- During the final battle with Zod, Flash uses his powers to create a mini-cyclone. This moment had me grinning ear to ear. This is a signature battle move from the Flash, which dates all the way back to the Silver Age.
- Surprise, 2013-Barry was Dark Flash all along! In the comics, Dark Flash was a version of Wally West from an alternate timeline. He was first introduced in 1999’s The Flash #150.
- As the timeline begins to collapse, don’t even think about blinking, checking your phone, or going to the bathroom, because there are tons of DC Universe cameos! We see George Reeves as Superman and Adam West as Batman. We see Christopher Reeve and Helen Slater together as Superman and Supergirl. (That last one really made me happy since Slater’s Supergirl never had a chance to interact with Reeve’s Superman on film.)
- We see Jay Garrick’s Flash racing through the timeline—this was Barry Allen's Golden Age predecessor who made his debut in 1940’s Flash Comics #1. These days, Jay resides with the Golden Age superheroes on Earth-2. Could that be what we're seeing here?
- I can’t believe I’m typing this, but we saw Nicolas Cage as Superman, wearing a costume originally designed for a cancelled ‘90s movie. He’s fighting a giant spider, a battle which was first described in the script for the cancelled Superman Lives film.
- As Barry rushes to his father’s parole hearing, he steals a hot dog from an unsuspecting citizen. That citizen is none other than Andy Muschietti (above), the director of the film.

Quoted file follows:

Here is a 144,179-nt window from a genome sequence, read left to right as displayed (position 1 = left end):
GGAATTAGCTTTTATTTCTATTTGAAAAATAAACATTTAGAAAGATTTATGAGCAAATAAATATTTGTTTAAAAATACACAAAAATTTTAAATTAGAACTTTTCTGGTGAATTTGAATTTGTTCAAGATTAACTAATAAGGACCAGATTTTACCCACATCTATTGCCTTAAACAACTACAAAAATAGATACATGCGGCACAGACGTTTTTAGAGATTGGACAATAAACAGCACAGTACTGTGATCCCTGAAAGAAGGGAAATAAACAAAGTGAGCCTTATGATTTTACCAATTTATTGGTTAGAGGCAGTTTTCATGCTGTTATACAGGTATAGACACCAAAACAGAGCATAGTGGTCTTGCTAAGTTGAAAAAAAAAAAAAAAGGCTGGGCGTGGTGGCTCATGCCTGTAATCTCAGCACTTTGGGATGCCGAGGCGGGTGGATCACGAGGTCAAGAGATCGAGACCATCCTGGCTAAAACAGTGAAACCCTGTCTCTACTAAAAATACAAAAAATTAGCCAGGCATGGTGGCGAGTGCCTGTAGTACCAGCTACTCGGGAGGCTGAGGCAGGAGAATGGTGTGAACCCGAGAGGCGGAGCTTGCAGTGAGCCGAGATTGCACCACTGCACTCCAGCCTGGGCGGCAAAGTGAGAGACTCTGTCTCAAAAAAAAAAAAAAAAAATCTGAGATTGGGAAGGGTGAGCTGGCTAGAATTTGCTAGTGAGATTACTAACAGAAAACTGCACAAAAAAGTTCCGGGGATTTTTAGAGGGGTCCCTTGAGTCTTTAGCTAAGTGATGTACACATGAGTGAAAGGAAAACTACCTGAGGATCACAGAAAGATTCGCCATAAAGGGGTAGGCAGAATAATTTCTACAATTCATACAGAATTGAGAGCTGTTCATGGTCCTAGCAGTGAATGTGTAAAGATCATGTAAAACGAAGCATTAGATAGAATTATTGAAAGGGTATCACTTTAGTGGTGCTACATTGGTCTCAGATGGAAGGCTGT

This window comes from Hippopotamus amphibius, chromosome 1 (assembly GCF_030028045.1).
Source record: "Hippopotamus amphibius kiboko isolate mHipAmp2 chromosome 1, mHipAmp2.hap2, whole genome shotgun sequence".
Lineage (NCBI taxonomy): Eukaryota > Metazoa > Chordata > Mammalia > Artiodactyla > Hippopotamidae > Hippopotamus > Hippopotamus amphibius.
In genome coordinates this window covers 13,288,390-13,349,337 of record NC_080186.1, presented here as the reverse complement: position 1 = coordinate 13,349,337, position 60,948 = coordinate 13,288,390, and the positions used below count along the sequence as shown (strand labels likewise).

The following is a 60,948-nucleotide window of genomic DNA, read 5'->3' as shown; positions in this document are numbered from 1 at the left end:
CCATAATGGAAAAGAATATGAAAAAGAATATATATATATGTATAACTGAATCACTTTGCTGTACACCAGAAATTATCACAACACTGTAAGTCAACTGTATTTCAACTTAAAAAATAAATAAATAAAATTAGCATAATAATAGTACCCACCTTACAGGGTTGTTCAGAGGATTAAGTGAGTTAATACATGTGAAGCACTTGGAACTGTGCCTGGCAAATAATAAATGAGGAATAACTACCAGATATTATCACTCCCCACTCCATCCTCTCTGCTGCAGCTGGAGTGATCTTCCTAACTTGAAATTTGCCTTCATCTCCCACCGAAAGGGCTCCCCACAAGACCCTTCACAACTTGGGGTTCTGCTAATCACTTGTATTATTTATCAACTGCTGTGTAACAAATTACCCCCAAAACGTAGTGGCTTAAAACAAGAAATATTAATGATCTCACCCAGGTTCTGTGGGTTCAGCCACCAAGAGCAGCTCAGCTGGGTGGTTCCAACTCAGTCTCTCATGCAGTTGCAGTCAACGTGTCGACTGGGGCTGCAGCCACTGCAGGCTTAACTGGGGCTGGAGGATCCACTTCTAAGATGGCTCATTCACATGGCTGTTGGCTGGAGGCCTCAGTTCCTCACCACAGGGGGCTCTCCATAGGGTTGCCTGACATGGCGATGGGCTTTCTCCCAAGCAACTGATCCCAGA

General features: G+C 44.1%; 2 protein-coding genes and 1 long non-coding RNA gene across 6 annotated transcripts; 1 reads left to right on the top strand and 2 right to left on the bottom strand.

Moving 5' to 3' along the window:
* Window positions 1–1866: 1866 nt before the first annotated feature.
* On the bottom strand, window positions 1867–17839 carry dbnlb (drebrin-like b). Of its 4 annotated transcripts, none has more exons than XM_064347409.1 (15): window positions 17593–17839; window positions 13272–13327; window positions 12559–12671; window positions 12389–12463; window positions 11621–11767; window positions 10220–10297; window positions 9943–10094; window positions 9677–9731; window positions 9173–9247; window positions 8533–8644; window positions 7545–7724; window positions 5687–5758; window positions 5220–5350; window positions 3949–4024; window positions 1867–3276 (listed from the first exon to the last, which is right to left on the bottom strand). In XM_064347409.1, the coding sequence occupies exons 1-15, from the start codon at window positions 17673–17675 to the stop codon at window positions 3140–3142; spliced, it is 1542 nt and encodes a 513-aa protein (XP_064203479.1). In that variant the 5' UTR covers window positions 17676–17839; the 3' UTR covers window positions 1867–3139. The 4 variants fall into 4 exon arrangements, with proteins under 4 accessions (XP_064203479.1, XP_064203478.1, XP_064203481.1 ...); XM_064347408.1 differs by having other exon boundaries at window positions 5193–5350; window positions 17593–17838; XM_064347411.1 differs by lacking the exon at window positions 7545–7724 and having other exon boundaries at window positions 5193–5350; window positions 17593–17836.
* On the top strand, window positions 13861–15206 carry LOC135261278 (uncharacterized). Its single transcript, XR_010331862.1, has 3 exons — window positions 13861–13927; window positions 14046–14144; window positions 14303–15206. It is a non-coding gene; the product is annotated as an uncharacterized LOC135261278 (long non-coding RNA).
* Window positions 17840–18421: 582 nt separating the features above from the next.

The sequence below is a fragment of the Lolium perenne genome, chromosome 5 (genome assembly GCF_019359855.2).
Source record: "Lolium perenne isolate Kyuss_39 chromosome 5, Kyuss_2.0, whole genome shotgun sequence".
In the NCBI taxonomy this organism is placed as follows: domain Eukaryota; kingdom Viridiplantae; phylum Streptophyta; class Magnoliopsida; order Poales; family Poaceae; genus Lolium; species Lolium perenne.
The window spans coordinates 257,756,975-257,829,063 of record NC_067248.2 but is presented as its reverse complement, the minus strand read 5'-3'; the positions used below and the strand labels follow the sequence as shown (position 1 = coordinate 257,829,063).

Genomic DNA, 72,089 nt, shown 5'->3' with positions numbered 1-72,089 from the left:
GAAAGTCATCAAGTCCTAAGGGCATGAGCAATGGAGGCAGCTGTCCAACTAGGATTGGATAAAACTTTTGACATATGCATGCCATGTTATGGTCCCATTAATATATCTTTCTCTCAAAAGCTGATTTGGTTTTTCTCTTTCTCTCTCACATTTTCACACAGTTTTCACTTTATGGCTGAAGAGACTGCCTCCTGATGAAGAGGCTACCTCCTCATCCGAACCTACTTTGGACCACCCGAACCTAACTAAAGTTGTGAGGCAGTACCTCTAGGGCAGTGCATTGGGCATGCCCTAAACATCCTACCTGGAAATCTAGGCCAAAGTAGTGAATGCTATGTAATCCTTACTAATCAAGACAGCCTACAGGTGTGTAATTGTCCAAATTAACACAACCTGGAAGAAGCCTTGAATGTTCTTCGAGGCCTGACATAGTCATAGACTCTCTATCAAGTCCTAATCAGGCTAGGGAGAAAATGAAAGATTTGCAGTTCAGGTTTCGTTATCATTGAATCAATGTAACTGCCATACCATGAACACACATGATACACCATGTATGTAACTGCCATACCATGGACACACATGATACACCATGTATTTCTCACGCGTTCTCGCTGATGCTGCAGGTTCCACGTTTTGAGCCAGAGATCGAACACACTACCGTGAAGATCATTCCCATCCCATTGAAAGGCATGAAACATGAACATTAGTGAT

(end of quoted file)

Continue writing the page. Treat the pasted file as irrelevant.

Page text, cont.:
- After the parole hearing, Barry is greeted by Bruce Wayne—as played by George Clooney! Yes, George Clooney returns as Bruce Wayne, for the first time since the 1997 film Batman & Robin. Full disclosure, I immediately texted my DC editor Tim Beedle because this made me lose my mind.
- Did you think we were done with cameos? The film’s final surprise appearance occurs in the post-credits scene, as Jason Momoa reprises his role as Aquaman. He’s a bit inebriated, but he should be back on his feet by the time Aquaman and the Lost Kingdom hits theaters this December.
The Flash has a lot of Easter eggs, and I felt like I needed super speed to catch them all or maybe reverse time to make sure I didn’t miss anything. Then again, I listened to Michael Keaton’s spaghetti speech, so I know that this isn’t the way to do it. Besides, the film is still in theaters. I can just go and see it again.
I challenge all of you to go on your own Easter egg hunts as you watch the movie. Maybe you’ll be able to catch some stuff I missed. If you do, feel free to drop it on the DC Community and reach out to me on Twitter!
Joshua Lapin-Bertone writes about TV, movies and comics for DC.com, is a regular contributor to the Couch Club and writes our monthly Batman column, "Gotham Gazette." Follow him on Twitter at @TBUJosh.
NOTE: The views and opinions expressed in this feature are solely those of Joshua Lapin-Bertone and do not necessarily reflect those of DC Entertainment or Warner Bros., nor should they be read as confirmation or denial of future DC plans.